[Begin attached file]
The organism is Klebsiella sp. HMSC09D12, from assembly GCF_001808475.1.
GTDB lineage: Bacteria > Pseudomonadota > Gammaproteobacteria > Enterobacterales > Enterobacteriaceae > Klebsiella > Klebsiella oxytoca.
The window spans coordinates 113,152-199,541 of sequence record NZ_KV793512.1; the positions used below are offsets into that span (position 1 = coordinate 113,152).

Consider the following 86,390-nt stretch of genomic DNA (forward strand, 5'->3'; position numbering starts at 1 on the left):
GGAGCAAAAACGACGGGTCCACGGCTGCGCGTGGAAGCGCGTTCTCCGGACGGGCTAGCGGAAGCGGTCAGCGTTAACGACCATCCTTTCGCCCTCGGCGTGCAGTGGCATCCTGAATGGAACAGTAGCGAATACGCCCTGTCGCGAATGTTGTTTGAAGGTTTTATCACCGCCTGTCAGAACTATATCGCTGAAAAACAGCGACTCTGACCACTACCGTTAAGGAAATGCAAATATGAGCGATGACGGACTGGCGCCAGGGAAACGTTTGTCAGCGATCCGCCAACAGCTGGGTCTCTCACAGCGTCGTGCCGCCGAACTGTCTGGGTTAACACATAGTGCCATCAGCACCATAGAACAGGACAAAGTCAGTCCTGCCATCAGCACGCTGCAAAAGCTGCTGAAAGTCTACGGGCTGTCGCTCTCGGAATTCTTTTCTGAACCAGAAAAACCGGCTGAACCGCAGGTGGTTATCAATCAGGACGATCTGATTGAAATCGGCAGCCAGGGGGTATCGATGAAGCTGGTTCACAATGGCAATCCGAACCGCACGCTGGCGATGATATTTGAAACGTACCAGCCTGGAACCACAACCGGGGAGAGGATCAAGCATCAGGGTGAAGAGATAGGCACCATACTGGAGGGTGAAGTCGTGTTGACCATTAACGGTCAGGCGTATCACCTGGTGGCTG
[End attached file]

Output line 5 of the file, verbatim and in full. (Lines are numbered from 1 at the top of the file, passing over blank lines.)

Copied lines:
GGAGCAAAAACGACGGGTCCACGGCTGCGCGTGGAAGCGCGTTCTCCGGACGGGCTAGCGGAAGCGGTCAGCGTTAACGACCATCCTTTCGCCCTCGGCGTGCAGTGGCATCCTGAATGGAACAGTAGCGAATACGCCCTGTCGCGAATGTTGTTTGAAGGTTTTATCACCGCCTGTCAGAACTATATCGCTGAAAAACAGCGACTCTGACCACTACCGTTAAGGAAATGCAAATATGAGCGATGACGGACTGGCGCCAGGGAAACGTTTGTCAGCGATCCGCCAACAGCTGGGTCTCTCACAGCGTCGTGCCGCCGAACTGTCTGGGTTAACACATAGTGCCATCAGCACCATAGAACAGGACAAAGTCAGTCCTGCCATCAGCACGCTGCAAAAGCTGCTGAAAGTCTACGGGCTGTCGCTCTCGGAATTCTTTTCTGAACCAGAAAAACCGGCTGAACCGCAGGTGGTTATCAATCAGGACGATCTGATTGAAATCGGCAGCCAGGGGGTATCGATGAAGCTGGTTCACAATGGCAATCCGAACCGCACGCTGGCGATGATATTTGAAACGTACCAGCCTGGAACCACAACCGGGGAGAGGATCAAGCATCAGGGTGAAGAGATAGGCACCATACTGGAGGGTGAAGTCGTGTTGACCATTAACGGTCAGGCGTATCACCTGGTGGCTG